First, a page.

Loki's children
Norse Mythology

Loki’s children

While we might think of Loki as the major villain of Norse mythology, it is actually Loki’s children that are some of the most terrifying and interesting creatures in the Viking stories.

The children of Loki with the giantess Angrboda were Fenrir, Jormungandr and Hel. Loki’s children with the giantess were feared and persecuted by the Aesir gods, and are destined to cause their destruction.

With his Aesir wife Sigyn, Narfi and Vali were also Loki’s children, but their destiny is to pay for the sins of the father. Of course, we also can’t forget that Sleipnir was one of the children of Loki with the might stallion Svathlifari.

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Norse Gods, Monsters & Myths

Children of Loki and Angrboda

The fearsome giantess Angrboda gave birth to three of Loki’s children, all of which were feared by the Aesir gods on account of their monstrous parentage.

Loki's and Angrboda's children
Loki and Angrboda

Consequently, the Aesir decided to place each of these children of Loki where they could do the least harm.


The first of Loki’s children with the giantess was the mighty wolf Fenrir, who was so large and strong that no chains could hold him.

Fearing the havoc that Fenrir, and the other children of Loki, might wreak on the nine worlds, the Aesir gods decided to imprison the wolf.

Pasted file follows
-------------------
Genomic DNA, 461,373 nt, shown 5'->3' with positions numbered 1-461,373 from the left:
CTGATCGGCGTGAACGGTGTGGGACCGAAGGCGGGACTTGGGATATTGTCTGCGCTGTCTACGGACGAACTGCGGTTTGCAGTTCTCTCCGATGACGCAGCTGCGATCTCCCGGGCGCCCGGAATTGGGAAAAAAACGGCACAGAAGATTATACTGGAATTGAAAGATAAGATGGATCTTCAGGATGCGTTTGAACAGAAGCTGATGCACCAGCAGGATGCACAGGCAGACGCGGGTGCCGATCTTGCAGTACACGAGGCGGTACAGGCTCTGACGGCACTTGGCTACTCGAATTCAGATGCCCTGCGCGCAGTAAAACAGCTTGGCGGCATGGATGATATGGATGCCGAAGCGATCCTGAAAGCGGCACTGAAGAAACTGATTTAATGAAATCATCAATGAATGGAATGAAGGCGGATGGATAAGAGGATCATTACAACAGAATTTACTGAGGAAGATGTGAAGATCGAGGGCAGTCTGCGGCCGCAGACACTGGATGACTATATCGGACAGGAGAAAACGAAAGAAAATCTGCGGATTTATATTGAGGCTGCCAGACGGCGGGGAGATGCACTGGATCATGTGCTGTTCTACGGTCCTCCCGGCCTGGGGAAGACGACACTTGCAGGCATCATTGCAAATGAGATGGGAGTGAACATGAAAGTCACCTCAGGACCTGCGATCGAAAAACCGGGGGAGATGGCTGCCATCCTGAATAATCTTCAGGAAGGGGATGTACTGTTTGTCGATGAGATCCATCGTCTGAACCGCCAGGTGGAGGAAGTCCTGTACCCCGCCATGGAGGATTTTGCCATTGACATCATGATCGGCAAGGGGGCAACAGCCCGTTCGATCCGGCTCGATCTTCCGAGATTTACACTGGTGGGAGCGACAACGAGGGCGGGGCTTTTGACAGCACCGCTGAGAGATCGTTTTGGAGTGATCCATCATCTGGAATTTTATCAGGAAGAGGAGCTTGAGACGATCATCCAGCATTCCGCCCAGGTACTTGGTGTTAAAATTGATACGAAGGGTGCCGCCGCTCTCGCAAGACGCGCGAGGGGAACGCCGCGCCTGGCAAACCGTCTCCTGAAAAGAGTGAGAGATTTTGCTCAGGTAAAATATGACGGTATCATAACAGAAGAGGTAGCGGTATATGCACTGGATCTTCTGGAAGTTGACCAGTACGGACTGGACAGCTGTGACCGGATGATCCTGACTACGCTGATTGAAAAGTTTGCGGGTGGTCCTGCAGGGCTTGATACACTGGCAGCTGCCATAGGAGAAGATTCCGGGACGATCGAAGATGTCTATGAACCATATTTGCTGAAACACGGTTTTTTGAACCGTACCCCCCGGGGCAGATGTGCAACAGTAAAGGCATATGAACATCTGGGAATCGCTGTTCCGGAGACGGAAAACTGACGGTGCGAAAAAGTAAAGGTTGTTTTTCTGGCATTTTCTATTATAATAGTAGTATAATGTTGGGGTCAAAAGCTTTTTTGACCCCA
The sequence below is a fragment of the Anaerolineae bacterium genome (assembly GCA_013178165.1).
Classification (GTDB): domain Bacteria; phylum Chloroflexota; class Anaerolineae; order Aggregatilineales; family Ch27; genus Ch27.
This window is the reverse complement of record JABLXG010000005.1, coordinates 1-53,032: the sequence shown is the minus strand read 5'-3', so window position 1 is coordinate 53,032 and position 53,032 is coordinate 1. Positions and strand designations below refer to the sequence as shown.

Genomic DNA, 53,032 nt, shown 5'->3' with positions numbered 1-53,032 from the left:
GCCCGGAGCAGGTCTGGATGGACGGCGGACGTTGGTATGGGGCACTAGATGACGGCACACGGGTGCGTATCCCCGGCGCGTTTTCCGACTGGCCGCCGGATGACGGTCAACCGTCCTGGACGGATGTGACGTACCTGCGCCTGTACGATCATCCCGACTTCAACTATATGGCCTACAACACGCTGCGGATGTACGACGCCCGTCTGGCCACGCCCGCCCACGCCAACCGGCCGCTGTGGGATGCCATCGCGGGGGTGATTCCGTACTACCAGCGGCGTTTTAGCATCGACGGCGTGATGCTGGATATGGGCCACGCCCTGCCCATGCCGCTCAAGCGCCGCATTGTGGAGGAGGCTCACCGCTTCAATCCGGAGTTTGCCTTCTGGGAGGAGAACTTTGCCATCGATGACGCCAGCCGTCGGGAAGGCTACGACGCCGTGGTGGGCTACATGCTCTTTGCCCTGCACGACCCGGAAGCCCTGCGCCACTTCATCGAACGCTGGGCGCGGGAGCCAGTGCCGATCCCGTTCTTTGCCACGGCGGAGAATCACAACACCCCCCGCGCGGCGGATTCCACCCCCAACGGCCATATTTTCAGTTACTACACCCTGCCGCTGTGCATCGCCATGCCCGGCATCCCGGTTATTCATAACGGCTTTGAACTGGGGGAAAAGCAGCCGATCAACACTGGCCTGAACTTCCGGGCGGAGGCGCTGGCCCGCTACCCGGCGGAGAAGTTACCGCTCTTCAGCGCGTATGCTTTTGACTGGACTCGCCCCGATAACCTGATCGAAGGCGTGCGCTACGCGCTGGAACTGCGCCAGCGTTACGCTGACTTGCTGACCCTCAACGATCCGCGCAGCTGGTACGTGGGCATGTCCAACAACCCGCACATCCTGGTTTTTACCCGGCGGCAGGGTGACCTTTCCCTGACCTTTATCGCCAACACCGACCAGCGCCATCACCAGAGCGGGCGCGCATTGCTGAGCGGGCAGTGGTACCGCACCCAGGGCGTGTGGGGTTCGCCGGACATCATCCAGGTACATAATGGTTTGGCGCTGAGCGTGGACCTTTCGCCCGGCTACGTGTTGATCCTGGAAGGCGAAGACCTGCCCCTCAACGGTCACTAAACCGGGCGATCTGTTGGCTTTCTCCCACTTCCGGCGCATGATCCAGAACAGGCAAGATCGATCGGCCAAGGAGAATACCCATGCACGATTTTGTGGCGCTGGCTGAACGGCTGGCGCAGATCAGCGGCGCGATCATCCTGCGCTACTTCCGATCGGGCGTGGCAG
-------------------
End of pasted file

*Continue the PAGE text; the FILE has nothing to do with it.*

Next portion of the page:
Fenrir was too strong for any of them to overwhelm, so they decided to trick him. They played on his pride and convinced him to put the chains on himself in order to break free as a show of his strength.

Twice the gods forged chains for Fenrir, and twice the wolf broke free with ease. Realising that something more was needed, they approached the dwarves, the master craftsmen of the Norse cosmos, and asked them to create an unbreakable chain.

They made Gleipnir, which resembled a ribbon more than a chain, but was made from impossible things, so it could do the impossible.

One of the children of Loki, Fenrir was intelligent, and suspicious when the gods asked him to allow himself to be tethered by the ribbon.

Fenrir only agreed to do so on the condition that one of the Aesir place their hand in his mouth as a guarantee that they would release him. Only the god Tyr was brave enough to consent, and he lost his hand.

It is prophesied that when Ragnarok arrives, Fenrir will finally break his bonds. He will then rampage across the nine Norse worlds, devouring everything before him, including Odin, the king of the Aesir gods.

Fenrir will eventually be slain by one of Odin’s sons in vengeance, but not before the damage is done.


The second of Loki’s children with Angrboda was Jormungandr, a serpent whose ability to grow seemed to know no limit. Fearing this beast, Odin cast him into the sea surrounding Midgard, the world of men.


There he grew to such a great size that he could encircle the entire world and hold his own tail in his mouth. This earned him the name the Midgard Serpent.

According to the Ragnarok prophecy, Jormungandr dropping his tail is one of the signs of the end of the world. Jormungandr and Thor and destined to slay one another in the final battle.

Thor will kill the serpent, but not before Jormungandr spews so much of his poison onto the god of thunder that he too dies within seconds of his victory. Jormungandr will also spew his poison into the air, poisoning the nine worlds.